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6 Copyright Rules Students Need to Know

Mee Chan

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6 Copyright Rules Students Need to Know

The Internet has ushered in a new era of information that has been both a blessing and curse to students. Busy schedules combined with heavy homework loads have left many students desperate to snag up whatever resources they can quickly find on the web with little regard for copyright laws. However, ignorance of the law is no excuse for breaking it. In an attempt to dispel some of that ignorance, check out this list of six basic copyright rules every student needs to know.

6. Follow the Guidelines

Students get a lot of leeway with copyrighted material. This is a good thing because it encourages academic discussion of a broad variety of topics. It does not, however, give a student free rein over the content. Often, the authors of online content will provide some guidance for the use of their work. If this guidance exists, be sure to follow it and always give credit to the creator.

5. Copyright Protection Isn’t Always Obvious

The moment a person creates a unique piece of art, takes a picture or puts pen to paper, their work is copyrighted, and it doesn’t have to be registered. Copyright protection is automatic. Many pieces of copyrighted content are clearly marked as such, but this isn’t a requirement. If in doubt, contact the original creator for permission before using his or her content.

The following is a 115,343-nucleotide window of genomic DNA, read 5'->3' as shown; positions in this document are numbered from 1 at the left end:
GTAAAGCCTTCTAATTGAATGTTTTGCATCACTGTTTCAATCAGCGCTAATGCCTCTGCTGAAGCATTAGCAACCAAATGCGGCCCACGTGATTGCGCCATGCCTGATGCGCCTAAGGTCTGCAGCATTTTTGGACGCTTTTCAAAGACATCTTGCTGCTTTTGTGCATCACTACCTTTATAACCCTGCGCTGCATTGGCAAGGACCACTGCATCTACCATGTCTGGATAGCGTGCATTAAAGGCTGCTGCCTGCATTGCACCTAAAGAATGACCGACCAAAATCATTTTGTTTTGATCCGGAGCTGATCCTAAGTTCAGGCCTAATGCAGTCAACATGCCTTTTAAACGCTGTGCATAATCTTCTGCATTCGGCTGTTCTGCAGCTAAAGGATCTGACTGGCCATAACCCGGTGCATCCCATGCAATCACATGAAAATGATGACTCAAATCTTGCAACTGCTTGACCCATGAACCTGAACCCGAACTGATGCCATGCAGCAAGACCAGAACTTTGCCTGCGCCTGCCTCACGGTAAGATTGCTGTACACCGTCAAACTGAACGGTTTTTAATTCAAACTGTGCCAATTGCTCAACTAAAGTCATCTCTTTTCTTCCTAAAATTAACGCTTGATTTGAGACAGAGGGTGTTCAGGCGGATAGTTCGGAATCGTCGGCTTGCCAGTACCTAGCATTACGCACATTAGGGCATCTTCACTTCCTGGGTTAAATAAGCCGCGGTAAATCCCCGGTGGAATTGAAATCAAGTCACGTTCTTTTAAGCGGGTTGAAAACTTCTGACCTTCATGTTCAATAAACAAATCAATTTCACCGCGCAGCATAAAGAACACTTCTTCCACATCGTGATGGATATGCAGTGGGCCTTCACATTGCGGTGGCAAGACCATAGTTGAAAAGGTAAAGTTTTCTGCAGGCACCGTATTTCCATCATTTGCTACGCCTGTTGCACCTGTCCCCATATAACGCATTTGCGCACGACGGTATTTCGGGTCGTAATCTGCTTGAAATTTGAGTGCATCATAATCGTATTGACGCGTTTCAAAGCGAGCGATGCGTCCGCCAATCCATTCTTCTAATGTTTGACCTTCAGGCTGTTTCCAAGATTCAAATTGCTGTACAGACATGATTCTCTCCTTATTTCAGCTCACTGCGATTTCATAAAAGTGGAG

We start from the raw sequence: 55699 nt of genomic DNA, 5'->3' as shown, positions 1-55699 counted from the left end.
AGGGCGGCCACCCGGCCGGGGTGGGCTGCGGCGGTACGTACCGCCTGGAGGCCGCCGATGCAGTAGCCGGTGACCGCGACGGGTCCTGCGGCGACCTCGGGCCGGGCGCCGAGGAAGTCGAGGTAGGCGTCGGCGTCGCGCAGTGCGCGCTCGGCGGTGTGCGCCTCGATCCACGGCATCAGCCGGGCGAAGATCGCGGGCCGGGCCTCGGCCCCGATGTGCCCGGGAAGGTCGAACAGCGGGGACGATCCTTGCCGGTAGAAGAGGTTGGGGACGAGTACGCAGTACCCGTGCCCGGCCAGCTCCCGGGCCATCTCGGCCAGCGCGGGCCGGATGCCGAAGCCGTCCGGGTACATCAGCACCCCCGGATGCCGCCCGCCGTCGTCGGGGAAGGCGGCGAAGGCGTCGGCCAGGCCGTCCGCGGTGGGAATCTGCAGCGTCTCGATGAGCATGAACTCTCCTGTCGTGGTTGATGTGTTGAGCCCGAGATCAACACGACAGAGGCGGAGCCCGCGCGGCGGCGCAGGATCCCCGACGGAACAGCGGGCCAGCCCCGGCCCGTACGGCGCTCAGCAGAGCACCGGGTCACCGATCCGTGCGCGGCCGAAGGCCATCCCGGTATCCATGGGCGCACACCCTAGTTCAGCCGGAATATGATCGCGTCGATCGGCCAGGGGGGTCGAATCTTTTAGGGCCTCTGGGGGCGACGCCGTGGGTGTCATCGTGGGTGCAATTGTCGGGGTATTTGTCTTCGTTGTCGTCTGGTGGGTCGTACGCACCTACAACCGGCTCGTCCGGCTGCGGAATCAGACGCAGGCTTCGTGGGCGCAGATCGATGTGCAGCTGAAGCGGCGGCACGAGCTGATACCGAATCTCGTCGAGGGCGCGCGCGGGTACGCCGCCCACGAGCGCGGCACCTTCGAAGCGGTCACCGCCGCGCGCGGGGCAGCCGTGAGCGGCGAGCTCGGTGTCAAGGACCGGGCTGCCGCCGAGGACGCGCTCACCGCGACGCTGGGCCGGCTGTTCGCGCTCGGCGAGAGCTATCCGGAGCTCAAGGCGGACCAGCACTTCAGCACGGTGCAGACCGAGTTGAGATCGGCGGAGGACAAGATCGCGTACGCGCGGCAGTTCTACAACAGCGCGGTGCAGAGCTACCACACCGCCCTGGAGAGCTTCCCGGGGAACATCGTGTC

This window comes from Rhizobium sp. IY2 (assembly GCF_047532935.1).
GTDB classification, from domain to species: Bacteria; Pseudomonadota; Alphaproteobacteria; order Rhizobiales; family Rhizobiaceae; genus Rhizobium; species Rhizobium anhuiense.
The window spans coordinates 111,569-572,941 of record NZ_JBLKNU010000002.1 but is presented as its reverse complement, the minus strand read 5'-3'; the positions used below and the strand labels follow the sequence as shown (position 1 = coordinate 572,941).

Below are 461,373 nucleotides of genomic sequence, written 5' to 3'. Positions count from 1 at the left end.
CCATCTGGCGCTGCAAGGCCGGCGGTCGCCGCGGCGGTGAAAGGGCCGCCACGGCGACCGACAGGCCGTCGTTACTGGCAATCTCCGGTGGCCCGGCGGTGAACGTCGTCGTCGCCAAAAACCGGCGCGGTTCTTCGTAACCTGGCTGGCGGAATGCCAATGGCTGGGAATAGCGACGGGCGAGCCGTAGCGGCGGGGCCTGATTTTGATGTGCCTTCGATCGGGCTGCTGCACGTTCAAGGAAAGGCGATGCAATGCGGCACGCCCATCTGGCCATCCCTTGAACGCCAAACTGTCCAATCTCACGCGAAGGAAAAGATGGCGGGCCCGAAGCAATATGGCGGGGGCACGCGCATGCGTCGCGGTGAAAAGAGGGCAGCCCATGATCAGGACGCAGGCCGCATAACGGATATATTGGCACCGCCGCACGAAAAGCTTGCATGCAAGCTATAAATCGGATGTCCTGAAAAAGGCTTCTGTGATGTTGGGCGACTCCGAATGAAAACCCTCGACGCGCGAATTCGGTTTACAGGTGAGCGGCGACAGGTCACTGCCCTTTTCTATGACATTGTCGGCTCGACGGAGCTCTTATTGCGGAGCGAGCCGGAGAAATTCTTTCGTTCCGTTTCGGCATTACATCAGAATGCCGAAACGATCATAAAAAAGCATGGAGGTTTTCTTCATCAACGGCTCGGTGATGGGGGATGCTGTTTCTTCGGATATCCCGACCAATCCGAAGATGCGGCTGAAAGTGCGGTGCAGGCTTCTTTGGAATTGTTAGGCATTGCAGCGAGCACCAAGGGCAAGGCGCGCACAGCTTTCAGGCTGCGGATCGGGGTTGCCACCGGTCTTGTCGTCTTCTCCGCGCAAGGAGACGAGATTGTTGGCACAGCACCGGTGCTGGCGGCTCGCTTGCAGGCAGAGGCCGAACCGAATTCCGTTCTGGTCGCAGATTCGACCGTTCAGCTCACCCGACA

4. Not Everything Is Copyright Protected

Having just discussed that copyright protection isn’t always obvious, it should also be noted that some content isn’t copyright protected at all. For example, any works created by the federal government are in the public domain and are not bound by copyright law. Copyright protection doesn’t last forever, either. Typically, something will remain copyright protected so long as the original creator is alive and for 70 years after his or her death. This doesn’t mean much for contemporary content, but classic literature, art and other works are in the public domain with no restriction on educational use.

3. The Internet and Public Domain

The Internet and public domain are two different things. Just because someone has posted work to the Internet does not mean it’s in the public domain. Yes, it’s pretty easy to just cut and paste something off the web, but that doesn’t make it legal. If it’s not clearly marked as public domain, or if in doubt, contact the creator for permission.

2. Understand Fair Use

Now, after stressing respect for copyright law, let’s look at how a student can legally use protected content. Fair use is the doctrine allowing for the use of copyright protected material under certain conditions. These conditions include educational uses, satire, criticism and commentary. Keep in mind, though, that fair use only allows a student to use samples of a copyrighted work and not the whole thing.

1. Fair Use Has Limits

At some point, if enough of something is sampled, it isn’t really sampling anymore and just becomes outright intellectual theft. Where is the line drawn for fair use? Well, it depends on what is being sampled. Around 250 words is typical for most written works. Sampling of visual arts should not exceed 10 percent of the total work. Up to three minutes of video is allowed and no more than 30 seconds of a musical piece or song.